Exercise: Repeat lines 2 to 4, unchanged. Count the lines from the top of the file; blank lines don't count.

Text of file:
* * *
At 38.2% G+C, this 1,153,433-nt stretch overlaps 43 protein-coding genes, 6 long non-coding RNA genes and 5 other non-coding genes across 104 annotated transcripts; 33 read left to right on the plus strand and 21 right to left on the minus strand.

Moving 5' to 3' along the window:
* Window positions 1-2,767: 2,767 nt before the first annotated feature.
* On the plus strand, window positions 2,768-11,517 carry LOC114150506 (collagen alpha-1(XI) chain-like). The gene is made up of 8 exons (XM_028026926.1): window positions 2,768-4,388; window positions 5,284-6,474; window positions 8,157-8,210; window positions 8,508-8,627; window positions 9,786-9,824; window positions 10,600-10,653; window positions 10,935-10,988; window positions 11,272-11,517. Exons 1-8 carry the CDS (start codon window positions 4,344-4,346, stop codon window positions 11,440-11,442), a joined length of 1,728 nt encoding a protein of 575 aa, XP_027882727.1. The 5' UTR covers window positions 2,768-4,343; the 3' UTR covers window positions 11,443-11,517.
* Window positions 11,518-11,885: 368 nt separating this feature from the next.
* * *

Moving 5' to 3' along the window:
* Window positions 1-2,767: 2,767 nt before the first annotated feature.
* On the plus strand, window positions 2,768-11,517 carry LOC114150506 (collagen alpha-1(XI) chain-like). The gene is made up of 8 exons (XM_028026926.1): window positions 2,768-4,388; window positions 5,284-6,474; window positions 8,157-8,210; window positions 8,508-8,627; window positions 9,786-9,824; window positions 10,600-10,653; window positions 10,935-10,988; window positions 11,272-11,517. Exons 1-8 carry the CDS (start codon window positions 4,344-4,346, stop codon window positions 11,440-11,442), a joined length of 1,728 nt encoding a protein of 575 aa, XP_027882727.1. The 5' UTR covers window positions 2,768-4,343; the 3' UTR covers window positions 11,443-11,517.